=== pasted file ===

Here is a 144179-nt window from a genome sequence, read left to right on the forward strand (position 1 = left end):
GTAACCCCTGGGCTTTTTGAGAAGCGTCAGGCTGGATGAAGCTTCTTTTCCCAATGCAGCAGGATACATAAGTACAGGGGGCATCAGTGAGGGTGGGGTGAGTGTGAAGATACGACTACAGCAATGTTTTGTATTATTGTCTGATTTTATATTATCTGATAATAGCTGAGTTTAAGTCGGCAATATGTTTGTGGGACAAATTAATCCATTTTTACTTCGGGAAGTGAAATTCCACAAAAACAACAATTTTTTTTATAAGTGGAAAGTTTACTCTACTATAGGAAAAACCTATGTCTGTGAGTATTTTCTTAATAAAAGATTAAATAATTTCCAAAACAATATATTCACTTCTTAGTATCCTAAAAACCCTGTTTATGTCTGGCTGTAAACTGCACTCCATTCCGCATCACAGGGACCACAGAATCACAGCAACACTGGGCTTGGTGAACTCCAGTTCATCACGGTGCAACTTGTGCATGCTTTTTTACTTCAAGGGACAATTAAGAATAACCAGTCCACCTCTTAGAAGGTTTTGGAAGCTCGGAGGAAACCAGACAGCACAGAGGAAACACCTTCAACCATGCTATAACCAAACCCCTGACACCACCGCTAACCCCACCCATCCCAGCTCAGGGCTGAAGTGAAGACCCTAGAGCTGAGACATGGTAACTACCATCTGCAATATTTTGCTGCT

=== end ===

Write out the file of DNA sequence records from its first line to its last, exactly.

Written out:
Here is a 144179-nt window from a genome sequence, read left to right on the forward strand (position 1 = left end):
GTAACCCCTGGGCTTTTTGAGAAGCGTCAGGCTGGATGAAGCTTCTTTTCCCAATGCAGCAGGATACATAAGTACAGGGGGCATCAGTGAGGGTGGGGTGAGTGTGAAGATACGACTACAGCAATGTTTTGTATTATTGTCTGATTTTATATTATCTGATAATAGCTGAGTTTAAGTCGGCAATATGTTTGTGGGACAAATTAATCCATTTTTACTTCGGGAAGTGAAATTCCACAAAAACAACAATTTTTTTTATAAGTGGAAAGTTTACTCTACTATAGGAAAAACCTATGTCTGTGAGTATTTTCTTAATAAAAGATTAAATAATTTCCAAAACAATATATTCACTTCTTAGTATCCTAAAAACCCTGTTTATGTCTGGCTGTAAACTGCACTCCATTCCGCATCACAGGGACCACAGAATCACAGCAACACTGGGCTTGGTGAACTCCAGTTCATCACGGTGCAACTTGTGCATGCTTTTTTACTTCAAGGGACAATTAAGAATAACCAGTCCACCTCTTAGAAGGTTTTGGAAGCTCGGAGGAAACCAGACAGCACAGAGGAAACACCTTCAACCATGCTATAACCAAACCCCTGACACCACCGCTAACCCCACCCATCCCAGCTCAGGGCTGAAGTGAAGACCCTAGAGCTGAGACATGGTAACTACCATCTGCAATATTTTGCTGCT